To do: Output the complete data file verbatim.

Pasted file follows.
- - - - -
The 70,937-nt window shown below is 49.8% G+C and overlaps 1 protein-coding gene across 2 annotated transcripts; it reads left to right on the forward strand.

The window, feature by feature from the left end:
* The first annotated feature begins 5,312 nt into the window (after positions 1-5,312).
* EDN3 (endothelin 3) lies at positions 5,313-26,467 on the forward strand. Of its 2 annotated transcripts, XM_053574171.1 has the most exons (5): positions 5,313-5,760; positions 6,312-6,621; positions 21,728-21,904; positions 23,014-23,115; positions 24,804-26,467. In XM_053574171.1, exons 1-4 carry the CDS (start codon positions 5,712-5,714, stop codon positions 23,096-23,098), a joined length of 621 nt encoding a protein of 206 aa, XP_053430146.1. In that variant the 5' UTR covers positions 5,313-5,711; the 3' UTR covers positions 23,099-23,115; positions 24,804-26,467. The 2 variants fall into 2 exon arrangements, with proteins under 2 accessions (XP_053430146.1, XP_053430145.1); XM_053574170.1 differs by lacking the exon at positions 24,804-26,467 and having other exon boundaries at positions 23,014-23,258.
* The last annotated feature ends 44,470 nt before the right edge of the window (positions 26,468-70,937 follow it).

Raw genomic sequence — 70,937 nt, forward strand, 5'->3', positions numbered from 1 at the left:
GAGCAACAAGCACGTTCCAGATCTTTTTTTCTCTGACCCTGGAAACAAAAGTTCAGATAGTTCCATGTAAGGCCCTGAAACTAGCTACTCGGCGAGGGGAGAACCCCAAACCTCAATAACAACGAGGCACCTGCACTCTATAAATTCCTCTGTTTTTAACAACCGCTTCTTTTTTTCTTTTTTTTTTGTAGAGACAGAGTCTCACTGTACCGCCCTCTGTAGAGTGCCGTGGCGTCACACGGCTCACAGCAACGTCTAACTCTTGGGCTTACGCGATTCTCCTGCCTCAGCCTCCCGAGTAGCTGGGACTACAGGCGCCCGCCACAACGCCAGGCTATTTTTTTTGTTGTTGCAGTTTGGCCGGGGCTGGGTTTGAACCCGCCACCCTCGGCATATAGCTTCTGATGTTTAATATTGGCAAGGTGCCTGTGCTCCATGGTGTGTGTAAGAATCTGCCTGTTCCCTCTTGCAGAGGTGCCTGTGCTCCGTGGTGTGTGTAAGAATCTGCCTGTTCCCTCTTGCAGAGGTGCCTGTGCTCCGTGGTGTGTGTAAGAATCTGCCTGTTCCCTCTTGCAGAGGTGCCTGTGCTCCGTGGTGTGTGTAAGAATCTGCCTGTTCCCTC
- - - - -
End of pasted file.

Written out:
The 70,937-nt window shown below is 49.8% G+C and overlaps 1 protein-coding gene across 2 annotated transcripts; it reads left to right on the forward strand.

The window, feature by feature from the left end:
* The first annotated feature begins 5,312 nt into the window (after positions 1-5,312).
* EDN3 (endothelin 3) lies at positions 5,313-26,467 on the forward strand. Of its 2 annotated transcripts, XM_053574171.1 has the most exons (5): positions 5,313-5,760; positions 6,312-6,621; positions 21,728-21,904; positions 23,014-23,115; positions 24,804-26,467. In XM_053574171.1, exons 1-4 carry the CDS (start codon positions 5,712-5,714, stop codon positions 23,096-23,098), a joined length of 621 nt encoding a protein of 206 aa, XP_053430146.1. In that variant the 5' UTR covers positions 5,313-5,711; the 3' UTR covers positions 23,099-23,115; positions 24,804-26,467. The 2 variants fall into 2 exon arrangements, with proteins under 2 accessions (XP_053430146.1, XP_053430145.1); XM_053574170.1 differs by lacking the exon at positions 24,804-26,467 and having other exon boundaries at positions 23,014-23,258.
* The last annotated feature ends 44,470 nt before the right edge of the window (positions 26,468-70,937 follow it).

Raw genomic sequence — 70,937 nt, forward strand, 5'->3', positions numbered from 1 at the left:
GAGCAACAAGCACGTTCCAGATCTTTTTTTCTCTGACCCTGGAAACAAAAGTTCAGATAGTTCCATGTAAGGCCCTGAAACTAGCTACTCGGCGAGGGGAGAACCCCAAACCTCAATAACAACGAGGCACCTGCACTCTATAAATTCCTCTGTTTTTAACAACCGCTTCTTTTTTTCTTTTTTTTTTGTAGAGACAGAGTCTCACTGTACCGCCCTCTGTAGAGTGCCGTGGCGTCACACGGCTCACAGCAACGTCTAACTCTTGGGCTTACGCGATTCTCCTGCCTCAGCCTCCCGAGTAGCTGGGACTACAGGCGCCCGCCACAACGCCAGGCTATTTTTTTTGTTGTTGCAGTTTGGCCGGGGCTGGGTTTGAACCCGCCACCCTCGGCATATAGCTTCTGATGTTTAATATTGGCAAGGTGCCTGTGCTCCATGGTGTGTGTAAGAATCTGCCTGTTCCCTCTTGCAGAGGTGCCTGTGCTCCGTGGTGTGTGTAAGAATCTGCCTGTTCCCTCTTGCAGAGGTGCCTGTGCTCCGTGGTGTGTGTAAGAATCTGCCTGTTCCCTCTTGCAGAGGTGCCTGTGCTCCGTGGTGTGTGTAAGAATCTGCCTGTTCCCTC